• socioemotional development: not only will children take pride in their play and creations, but they will also learn how to navigate more challenging emotions like loss (when someone might repurpose items they are no longer actively playing with as experienced by H and her friends); struggle and frustration (physically, cognitively and even emotionally) as children try to bring their visions to life;  and conflict when children may want to use the same materials or have different visions for what/how things should be done
  • the playground is set up outdoors allowing families to benefit from exposure to nature
  • the playground utilizes green spaces, temporarily transforming existing (neighbourhood) sites

This park is a break from the norm and would be a welcome change to summer play, especially in the case of children who:

  1. are very active and appreciate gross motor play
  2. love imaginative play
  3. enjoy using stem (science, technology, engineering, math) principles to bring their play into reality
  4. are bored of traditional park experiences

For more information on Calgary’s mobile adventure playground or to view the schedule/locations for the rest of the season, click here. If you’ve ever been exposed to an adventure park/playground, please comment with your experiences and location.

Happy Playing!

 

 

 

Tools are Cool- Post #4: Cardboard Construction

Standard

Anyone with a young child has probably learned a few things about children and play. One of these revelations is that you don’t need to spend a lot of money to entertain or engage children. This moment is probably most acutely realized after you hand an infant a new toy and they spend more time playing with the box the toy came in, than the toy itself.

Image result for cardboard box

Boxes hold beautiful potential and offer a world of possibility for children. Similarly, other materials like paper, cardboard and paint can often help support children’s ideas of what the box should be.

This packaging from Ikea provided weeks of play for H in the months of January and February. It was almost like a five-sided box that had natural creases on two of the sides. H instantly declared that this was her boat and began fishing. Some time later, by simply undoing the sides, it became her rocket ship.

image

Her rocket ship play lead to a discussion about direction and soon she was heading east to Montreal. She transferred this knowledge to our car rides and started asking/suggesting what direction we should drive in.

Sometimes she went on solo trips and sometimes she went with friends. Sometimes only her friends went and she bid them farewell.

Displaying image.jpeg

 

I extended her play by providing paint and stickers so she could decorate her rocket ship the way she wanted. There’s nothing exciting or captivating about this. This is my way of engaging her with everyday things on short notice. That being said, I know it’s empowering for her to make things her own.

The next day, while I napped, she quietly decided to take matters into her own hands…and legs. It was another one of those magical moments where I stood frozen wondering why this always happens to me! After our last few food colouring disasters in the fall, I stored the paints and food colour in the basement (out of reach) but thought leaving them in the kitchen for less than the one hour we were home before we had to go to swimming would be no big deal. Lesson learned!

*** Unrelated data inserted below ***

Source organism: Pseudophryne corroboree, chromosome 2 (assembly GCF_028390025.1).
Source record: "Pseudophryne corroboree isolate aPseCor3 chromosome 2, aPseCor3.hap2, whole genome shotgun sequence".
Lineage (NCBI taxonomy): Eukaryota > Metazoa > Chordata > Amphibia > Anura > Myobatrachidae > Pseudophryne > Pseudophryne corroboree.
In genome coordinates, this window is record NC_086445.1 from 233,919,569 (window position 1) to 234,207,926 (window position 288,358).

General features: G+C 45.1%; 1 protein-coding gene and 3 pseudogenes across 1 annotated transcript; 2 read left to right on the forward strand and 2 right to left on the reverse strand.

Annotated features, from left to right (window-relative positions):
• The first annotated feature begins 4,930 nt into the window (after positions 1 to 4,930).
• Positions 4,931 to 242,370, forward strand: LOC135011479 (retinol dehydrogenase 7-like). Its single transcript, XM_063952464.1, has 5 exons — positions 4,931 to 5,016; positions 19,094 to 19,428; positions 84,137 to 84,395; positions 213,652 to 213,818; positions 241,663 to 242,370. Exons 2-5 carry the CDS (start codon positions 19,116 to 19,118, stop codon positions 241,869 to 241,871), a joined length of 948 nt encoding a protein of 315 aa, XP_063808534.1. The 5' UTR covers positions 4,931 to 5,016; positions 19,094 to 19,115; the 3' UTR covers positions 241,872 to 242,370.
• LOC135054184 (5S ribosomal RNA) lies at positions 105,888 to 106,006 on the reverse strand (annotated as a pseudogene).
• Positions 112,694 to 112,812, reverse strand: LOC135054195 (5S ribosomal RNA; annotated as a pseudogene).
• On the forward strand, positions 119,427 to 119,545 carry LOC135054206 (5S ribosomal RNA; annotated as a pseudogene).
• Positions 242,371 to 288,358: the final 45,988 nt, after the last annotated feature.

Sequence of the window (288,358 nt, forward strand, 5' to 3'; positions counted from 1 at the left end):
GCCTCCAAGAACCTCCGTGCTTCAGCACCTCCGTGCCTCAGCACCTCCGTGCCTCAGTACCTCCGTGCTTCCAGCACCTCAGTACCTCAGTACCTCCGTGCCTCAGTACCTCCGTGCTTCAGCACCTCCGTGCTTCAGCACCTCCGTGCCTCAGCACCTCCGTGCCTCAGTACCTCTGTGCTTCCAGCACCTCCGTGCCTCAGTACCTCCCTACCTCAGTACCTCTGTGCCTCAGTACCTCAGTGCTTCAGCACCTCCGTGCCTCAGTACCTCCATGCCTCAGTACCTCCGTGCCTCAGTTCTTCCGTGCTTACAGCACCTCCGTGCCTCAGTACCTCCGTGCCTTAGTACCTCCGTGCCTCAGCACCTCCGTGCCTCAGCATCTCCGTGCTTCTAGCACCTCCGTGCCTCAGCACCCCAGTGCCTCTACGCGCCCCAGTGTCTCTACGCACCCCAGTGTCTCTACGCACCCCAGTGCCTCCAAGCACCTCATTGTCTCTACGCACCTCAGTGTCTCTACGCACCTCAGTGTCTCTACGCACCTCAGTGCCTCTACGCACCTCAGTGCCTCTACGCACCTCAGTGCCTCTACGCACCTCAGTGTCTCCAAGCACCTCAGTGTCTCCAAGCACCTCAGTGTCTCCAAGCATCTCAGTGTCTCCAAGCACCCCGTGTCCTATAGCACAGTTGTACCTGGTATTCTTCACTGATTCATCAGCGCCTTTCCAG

image_4

A trip to Costco gave us another box. This one became her official boat.

Displaying image.jpeg

While none of these experiences required special tools, I was really excited to provide H with this cool tool set I came across online. We bought it locally from Lee Valley Tools.

I knew she would still be a little young to really make the most of it, but it was really empowering for her to use the scru-driver and actually watch the
“screws” turn into the cardboard.  She looked at the packaging and said that she wanted to make a dollhouse, so we used yet another Costco box and an old pull-ups box.

As I expected, H wasn’t fully engaged in this process because it was challenging (and she got distracted by playdough). She helped with attaching some of the pieces and provided her input, for example, when I was trying to add in stairs she said, “How about we use a string instead?” So we did. But she does enjoy playing with it. It’s currently on display in our playroom. To further extend this process (and to distract her when I needed a few minutes), I gave her stickers to decorate the house.

 

Then of course, her imagination soared. I happened upon this scene later and could only to try to guess what had happened here…image_2.jpeg

There are a variety of tools designed for various purposes and to carry out various functions. The tools we explored in this series had to do with building and construction because those are the ones H was interested in when we started, but I look forward to introducing other types of tools related to art, cooking and gardening as the year progresses since she has also grown to be quite interested in those areas. Hopefully it can help broaden her perspective and understanding of tools and provide her for more opportunities for fine motor development.